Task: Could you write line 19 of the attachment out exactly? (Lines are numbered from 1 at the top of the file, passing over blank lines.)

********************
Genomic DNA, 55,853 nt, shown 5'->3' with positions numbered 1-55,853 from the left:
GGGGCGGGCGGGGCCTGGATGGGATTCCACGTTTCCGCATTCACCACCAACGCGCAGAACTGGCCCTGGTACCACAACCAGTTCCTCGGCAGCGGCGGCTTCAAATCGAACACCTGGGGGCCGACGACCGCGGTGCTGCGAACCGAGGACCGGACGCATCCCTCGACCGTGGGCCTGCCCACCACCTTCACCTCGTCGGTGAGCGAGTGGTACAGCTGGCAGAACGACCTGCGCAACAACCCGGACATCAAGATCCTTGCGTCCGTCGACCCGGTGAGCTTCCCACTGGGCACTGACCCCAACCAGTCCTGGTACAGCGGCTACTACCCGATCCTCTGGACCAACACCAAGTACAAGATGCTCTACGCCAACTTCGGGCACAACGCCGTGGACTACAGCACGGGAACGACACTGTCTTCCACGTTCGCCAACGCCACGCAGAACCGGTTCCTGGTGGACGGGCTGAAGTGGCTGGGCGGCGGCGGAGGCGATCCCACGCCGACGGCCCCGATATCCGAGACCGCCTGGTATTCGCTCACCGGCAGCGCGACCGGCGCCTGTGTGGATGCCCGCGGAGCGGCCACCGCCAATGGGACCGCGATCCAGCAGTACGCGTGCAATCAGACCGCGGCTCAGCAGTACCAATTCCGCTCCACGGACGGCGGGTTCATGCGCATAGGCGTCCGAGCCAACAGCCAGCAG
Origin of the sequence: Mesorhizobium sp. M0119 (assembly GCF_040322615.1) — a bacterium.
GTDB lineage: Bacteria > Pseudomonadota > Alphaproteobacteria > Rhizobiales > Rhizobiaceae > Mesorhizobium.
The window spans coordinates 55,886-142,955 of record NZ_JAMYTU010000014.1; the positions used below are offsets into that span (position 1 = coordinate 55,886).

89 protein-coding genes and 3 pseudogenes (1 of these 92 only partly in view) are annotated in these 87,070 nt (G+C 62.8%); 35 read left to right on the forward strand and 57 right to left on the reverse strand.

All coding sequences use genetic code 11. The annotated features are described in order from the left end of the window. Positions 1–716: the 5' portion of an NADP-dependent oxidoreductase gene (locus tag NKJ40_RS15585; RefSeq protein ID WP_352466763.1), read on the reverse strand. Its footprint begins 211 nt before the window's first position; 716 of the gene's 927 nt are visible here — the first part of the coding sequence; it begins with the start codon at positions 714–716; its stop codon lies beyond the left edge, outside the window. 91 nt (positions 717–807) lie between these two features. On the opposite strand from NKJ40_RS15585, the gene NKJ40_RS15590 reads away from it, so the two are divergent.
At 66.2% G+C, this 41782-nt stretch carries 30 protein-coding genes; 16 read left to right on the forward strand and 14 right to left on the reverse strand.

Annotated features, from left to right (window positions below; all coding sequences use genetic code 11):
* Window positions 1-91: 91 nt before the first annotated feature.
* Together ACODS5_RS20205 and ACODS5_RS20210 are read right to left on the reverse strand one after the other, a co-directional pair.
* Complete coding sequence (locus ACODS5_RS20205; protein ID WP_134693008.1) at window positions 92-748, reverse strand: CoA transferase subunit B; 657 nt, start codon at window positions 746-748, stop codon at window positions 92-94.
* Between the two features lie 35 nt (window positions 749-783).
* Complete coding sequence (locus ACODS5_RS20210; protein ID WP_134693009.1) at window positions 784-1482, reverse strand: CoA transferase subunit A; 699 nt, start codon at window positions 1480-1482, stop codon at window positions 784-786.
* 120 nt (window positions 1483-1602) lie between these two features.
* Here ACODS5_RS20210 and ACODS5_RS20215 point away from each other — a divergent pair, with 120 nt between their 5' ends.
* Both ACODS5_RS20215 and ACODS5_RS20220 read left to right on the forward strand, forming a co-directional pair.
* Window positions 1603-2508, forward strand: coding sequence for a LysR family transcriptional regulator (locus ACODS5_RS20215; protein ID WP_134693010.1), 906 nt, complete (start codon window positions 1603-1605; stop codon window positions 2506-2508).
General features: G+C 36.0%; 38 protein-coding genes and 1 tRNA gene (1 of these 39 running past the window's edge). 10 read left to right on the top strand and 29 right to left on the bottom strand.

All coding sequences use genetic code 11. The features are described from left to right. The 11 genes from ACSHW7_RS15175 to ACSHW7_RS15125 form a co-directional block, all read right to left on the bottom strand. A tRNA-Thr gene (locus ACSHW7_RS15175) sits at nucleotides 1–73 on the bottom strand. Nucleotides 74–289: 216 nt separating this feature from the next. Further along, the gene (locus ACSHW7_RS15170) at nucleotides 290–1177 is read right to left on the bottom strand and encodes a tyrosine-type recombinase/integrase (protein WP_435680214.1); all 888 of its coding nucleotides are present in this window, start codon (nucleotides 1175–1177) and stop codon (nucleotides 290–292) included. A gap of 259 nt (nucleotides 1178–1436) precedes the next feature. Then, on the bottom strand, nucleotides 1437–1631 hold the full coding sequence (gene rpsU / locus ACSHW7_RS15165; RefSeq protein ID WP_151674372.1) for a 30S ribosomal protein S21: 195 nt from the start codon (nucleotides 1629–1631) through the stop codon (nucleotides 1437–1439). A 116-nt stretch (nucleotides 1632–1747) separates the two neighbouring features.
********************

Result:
General features: G+C 36.0%; 38 protein-coding genes and 1 tRNA gene (1 of these 39 running past the window's edge). 10 read left to right on the top strand and 29 right to left on the bottom strand.